British artist Sophie Derrick paints directly onto her skin and adds colorful layers of swirling pigment to her face and neck. Once she’s completed it, she’ll photograph the result and then paint onto that image. The result is a multi-layered, textured portrait that gives the viewer an incredible sense of depth. Derrick’s painting style is abstract – focusing on bright pinks, blues, oranges, and more – and she’ll vary how the paint is applied. It often looks like she uses a palette knife to make thick, frosting-like strokes, but she’ll also use the paint tube to draw lines on the skin.
“I have a great interest in the materiality and substance of paint, and execute this interest through photography, creating a juxtaposition of the two mediums,” Derrick writes. “My body becomes the canvas for the paint, questioning the traditional concept of painting and portraiture, and the barriers between painting and photography. The body becomes both object and subject in the work.” (Via Art Fucks Me)
Antonia Gurkovska just graduated from the MFA program at SAIC and already has already landed a solo exhibition in Chicago’s Kavi Gupta Gallery and is exhibiting in the Armory Show. She favors surfaces that are stapled and dripped, sticky, slippery and oozing, emulating dripping orifices; but they somehow remain extremely neat, hygienic, settling in even, grid-like formations. A variety of painting materials are layered thickly, then crudely sliced to reveal further layers beneath, so the paintings appear reductive rather than additive. Her bubble wrap pieces, neither sculpture nor painting, serve to both reiterate her aesthetic of ovular forms and invite a reversal of material reading, where the packaging product sheds its banal connotations and instead becomes a beautiful, bulging, golden grid.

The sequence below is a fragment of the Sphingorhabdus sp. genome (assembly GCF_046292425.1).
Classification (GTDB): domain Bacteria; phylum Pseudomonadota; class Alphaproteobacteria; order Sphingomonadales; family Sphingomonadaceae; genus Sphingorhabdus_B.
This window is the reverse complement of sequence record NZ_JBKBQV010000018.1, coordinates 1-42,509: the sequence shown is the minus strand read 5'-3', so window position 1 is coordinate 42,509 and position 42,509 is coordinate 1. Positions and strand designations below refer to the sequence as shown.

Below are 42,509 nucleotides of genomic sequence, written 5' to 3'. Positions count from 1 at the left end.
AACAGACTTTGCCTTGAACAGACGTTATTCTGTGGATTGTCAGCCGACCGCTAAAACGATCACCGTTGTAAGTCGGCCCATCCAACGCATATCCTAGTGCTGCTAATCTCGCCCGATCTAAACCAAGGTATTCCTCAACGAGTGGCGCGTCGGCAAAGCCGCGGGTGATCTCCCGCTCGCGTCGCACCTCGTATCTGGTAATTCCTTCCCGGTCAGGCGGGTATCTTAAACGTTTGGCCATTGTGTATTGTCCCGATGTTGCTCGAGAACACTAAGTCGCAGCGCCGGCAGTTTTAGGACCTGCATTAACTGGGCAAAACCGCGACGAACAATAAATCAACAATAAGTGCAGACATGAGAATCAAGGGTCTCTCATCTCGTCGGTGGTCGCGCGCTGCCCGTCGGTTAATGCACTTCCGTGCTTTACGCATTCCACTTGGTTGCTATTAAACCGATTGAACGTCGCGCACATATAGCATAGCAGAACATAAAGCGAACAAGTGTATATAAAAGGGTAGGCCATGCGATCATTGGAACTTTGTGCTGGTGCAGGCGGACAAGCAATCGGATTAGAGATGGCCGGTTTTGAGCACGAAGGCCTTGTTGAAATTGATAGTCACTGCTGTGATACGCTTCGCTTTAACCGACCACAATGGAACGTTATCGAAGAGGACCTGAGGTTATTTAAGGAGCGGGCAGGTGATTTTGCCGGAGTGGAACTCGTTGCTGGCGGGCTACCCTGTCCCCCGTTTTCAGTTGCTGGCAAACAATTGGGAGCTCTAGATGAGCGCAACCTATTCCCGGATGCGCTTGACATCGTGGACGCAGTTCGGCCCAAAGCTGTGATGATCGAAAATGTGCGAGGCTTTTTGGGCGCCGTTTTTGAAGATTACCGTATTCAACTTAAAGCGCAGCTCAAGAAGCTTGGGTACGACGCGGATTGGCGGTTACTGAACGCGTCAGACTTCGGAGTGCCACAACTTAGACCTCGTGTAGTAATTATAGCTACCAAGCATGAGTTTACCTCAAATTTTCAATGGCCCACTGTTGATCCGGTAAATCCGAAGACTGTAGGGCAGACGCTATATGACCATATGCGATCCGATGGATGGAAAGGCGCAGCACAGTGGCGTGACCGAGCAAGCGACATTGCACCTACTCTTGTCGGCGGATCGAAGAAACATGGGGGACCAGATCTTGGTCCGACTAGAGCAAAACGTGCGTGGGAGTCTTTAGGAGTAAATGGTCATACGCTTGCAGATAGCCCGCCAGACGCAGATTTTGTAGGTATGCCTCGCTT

British artist Nancy Fouts creates amazing juxtrapositions that combine unexpected objects, materials, and ideas to create playful and surreal images. Her site doesn’t say whether these objects are shown as sculptures or photographs but either would work in my opinion. (via collater.al)
French artists Zim and Zou, comprised of Lucie Thomas and Thibault Zimmermann, took Spain by storm this May during EXPO Milan 2015 with their elaborate, thought provoking artwork. In store windows in the streets of Milan, the talented pair installed displays of intricate, three-dimensional work bursting with color and environmental messages. Created mostly out of carefully cut paper, Zim and Zou’s series illustrates the harmful effects GMO’s and aggressive farming can have on the environment, our own bodies, and the food industry as a whole. This fell in line with this years EXPO Milan theme for 2015, which is “Feeding the planet, Energy for life.”